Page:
Of course the shining point, for me, is the performance of Lakeith Stanfield as L. The rest of the cast is stellar, without question. Lakeith works on another level, providing nuance and meat for his character, embodying the strange posture and all the idiosyncrasies such as his craving for sweet things. It’s phenomenal watching him work, the intensity on his face alone is enough to sell the role. He and Dafoe, doing the perfect voice for an American Ryuk, lift an already solid cast to new heights.
DN3People will say what they want, existing fan bases will rage if they don’t get what THEY want. But Father Son Holy Gore says Wingard’s Death Note is a fascinating piece of work, a best in horror for 2017. Filmmakers will never please the fans of a long-running series. Nowadays, while there’s actual whitewashing to be concerned about, directors and writers (etc) have to contend with the added outrage people love to toss around on social media. As someone who has no previous affections for this series, Wingard drew me into this world; one which, previously, I didn’t even care about, one which I now might like to see more of soon.
Regardless of what people say, this is recommended. Make your own decisions. And think long, hard about your decision to rail against supposed whitewashing. As previously mentioned, there are so many other better places for that argument, places where it’s actually warranted. This movie? It’s just a goddamn fun, spooky, thrilling ride that I’ll gladly take more than once.


Barrett & Wingard Deal Another Terrifying Blow with BLAIR WITCH

Blair Witch. 2016. Directed by Adam Wingard. Screenplay by Simon Barrett.
Starring James Allen McCune, Callie Hernandez, Corbin Reid, Brandon Scott, Wes Robinson, & Valorie Curry.
Lionsgate/Room 101/Snoot Entertainment.
Rated 14A. 89 minutes.

posterThis movie was a loaded gun for me when it hit. First, since I first saw The Blair Witch Project I’ve loved it completely. In all honesty, the marketing got to me when it was released, and for those who experienced it in the early days of internet there’s this buzz that still gets you going every time the movie plays. You get taken back to those trailers, the opening scenes, all the faux-reality, but the terrifying faux-reality that gripped horror lovers.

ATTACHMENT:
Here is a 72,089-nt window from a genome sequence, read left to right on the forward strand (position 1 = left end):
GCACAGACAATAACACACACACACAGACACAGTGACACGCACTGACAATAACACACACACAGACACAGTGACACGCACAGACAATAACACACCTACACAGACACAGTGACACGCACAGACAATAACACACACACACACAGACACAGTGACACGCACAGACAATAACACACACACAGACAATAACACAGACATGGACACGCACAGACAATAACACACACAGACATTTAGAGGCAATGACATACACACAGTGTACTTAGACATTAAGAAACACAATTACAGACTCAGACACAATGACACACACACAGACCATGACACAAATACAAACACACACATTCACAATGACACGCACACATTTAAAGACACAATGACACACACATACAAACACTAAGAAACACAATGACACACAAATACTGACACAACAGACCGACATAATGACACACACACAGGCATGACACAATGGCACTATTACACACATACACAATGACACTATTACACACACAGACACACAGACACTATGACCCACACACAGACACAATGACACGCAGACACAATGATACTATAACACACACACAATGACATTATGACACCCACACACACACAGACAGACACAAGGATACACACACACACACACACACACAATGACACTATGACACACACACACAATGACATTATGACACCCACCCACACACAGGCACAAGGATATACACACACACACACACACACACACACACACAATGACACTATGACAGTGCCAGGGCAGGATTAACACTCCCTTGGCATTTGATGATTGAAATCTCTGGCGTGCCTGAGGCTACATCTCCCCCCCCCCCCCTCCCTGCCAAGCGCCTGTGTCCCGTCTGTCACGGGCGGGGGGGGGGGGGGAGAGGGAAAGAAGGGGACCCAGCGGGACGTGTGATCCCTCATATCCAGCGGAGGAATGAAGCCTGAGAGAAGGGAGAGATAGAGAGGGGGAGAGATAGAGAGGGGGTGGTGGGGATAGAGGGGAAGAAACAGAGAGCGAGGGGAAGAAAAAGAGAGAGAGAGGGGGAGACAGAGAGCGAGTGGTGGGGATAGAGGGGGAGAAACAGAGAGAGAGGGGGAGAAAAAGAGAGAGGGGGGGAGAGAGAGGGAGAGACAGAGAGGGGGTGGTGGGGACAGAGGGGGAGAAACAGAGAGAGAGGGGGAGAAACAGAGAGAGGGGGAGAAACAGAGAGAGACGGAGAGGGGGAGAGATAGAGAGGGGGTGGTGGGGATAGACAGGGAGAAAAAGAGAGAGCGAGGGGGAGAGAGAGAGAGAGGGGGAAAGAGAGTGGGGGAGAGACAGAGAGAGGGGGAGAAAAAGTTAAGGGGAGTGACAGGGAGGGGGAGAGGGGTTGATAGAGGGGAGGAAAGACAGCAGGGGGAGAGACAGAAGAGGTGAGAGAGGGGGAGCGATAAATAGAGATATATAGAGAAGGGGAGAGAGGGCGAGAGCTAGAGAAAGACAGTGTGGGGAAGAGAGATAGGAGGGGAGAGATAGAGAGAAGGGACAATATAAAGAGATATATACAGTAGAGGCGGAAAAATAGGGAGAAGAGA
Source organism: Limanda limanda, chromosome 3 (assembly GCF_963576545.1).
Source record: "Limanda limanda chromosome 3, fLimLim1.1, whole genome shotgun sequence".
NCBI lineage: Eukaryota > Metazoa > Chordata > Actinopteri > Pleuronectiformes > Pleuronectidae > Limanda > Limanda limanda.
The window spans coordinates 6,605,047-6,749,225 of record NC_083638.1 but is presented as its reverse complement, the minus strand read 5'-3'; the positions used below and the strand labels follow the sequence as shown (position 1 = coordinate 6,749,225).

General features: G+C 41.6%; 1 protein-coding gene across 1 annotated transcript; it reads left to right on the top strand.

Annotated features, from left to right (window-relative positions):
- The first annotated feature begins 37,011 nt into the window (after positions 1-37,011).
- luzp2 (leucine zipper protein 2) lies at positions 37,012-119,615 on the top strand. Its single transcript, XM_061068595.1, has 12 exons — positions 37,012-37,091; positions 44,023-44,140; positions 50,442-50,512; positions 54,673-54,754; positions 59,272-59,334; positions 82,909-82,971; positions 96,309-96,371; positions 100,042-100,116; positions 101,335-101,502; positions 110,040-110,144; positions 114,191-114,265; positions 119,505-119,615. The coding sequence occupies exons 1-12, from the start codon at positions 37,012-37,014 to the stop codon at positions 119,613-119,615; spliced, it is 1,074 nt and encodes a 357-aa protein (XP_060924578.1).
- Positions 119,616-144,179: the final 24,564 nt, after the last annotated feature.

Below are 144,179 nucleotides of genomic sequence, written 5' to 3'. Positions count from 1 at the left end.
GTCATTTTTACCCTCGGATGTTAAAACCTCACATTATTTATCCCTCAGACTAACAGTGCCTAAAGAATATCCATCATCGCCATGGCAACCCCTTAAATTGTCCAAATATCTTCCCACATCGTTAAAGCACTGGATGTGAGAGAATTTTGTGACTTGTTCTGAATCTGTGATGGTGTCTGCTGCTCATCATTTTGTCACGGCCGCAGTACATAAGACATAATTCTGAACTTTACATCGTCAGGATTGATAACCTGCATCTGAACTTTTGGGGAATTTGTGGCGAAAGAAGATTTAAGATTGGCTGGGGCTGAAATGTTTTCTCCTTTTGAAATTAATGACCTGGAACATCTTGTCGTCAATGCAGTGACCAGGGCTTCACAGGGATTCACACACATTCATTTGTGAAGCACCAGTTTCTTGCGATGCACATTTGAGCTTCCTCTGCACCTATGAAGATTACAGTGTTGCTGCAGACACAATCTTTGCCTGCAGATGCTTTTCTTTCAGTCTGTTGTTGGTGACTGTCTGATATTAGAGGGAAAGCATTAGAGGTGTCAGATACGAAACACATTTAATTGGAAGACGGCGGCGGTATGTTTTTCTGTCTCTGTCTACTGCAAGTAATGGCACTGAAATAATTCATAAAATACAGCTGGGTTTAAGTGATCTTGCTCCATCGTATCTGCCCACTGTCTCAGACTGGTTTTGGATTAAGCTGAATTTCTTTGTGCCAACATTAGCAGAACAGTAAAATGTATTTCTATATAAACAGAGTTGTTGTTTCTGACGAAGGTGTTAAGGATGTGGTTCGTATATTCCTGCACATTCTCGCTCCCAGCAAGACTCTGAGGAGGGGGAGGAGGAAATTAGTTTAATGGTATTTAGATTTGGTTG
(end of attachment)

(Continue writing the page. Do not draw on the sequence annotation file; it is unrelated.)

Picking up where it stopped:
Second, I dig Adam Wingard and his frequent collaborator writer Simon Barrett. They haven’t reinvented the wheel, yet every project they take on is unique. They have such an excellent rapport as a director-writer team, which translates well into each film. A Horrible Way to DieYou’re NextThe Guest; each of these, for me, was a thrilling experience, albeit in their respective ways.
When it came out finally that The Woods, their latest collaboration, is in actuality Blair Witch… well, needless to say, I got excited. Taking on a sequel to one of the most groundbreaking horror films ever made, after the first fairly miserable sequel Book of Shadows failed to impress, is a monumental task. Not everyone is going to love Blair Witch. People seem to fall into a couple categories: either they think it strays too far from the original (to which I smirk questionably), or they think it’s too similar (there goes that smirk again).
Me, I find Wingard and Barrett’s film admirable, in a lot of ways. It gets more intense than its predecessor, that alone is saying something; hard to beat, but this sequel gives many of the best scenes from the original a run for their money. More than that Barrett’s screenplay, as opposed to the improvised and looser style of The Blair Witch Project, does wonders for the tension and gives the actors good stuff with which to work, ultimately allowing for better performances. Not every last person is going to love this. I do, and I hope others were as thrilled as me when they sat through its terror.
screen-shot-2016-12-21-at-8-29-18-pmOne of the immediate aspects I noticed, and enjoyed a ton, is the great sound design, helping to put it above the intensity of the first film in specific moments. There’s a feeling of being lost in the woods alongside these people because of the sound; a hovering, pulsing sound wraps the audience up, as it surrounds the characters. This, in conjunction with the camerawork – chaotic and frenzied in the more mortifying moments – makes for good scares. The original movie does well with its bare sense of reality, having the actors sent out into the woods relatively on their own and manipulated into being scared. Blair Witch succeeds in its mission to creep people out partly due to the sound and the visuals together, plus the fact Wingard did things similar to The Blair Witch Project‘s directors Daniel Myrick and Eduardo Sánchez.
Mainly, Wingard used an air horn in the background of scenes in order to attain the right amount of jump from actors. And some will say, “That’s what an actor is for, they should just act!” – I say nonsense. Sure, don’t go William Friedkin and fire a gun next to somebody to scare them. I feel like the air horn is fine, it did elicit appropriate reactions. There are honest places actors sometimes aren’t going to get simply because they need to be genuinely scared to get there, not pretend scared, and Wingard gets the actors under his care to that place, manipulating horror from them in an unexpected way. Moreover, the actors just haul you to the darkness of that woods and far too many times, in the best kind of sense, you’ll feel as lost as they do, disoriented, frightened, paranoid; the whole gamut of terrifying emotion.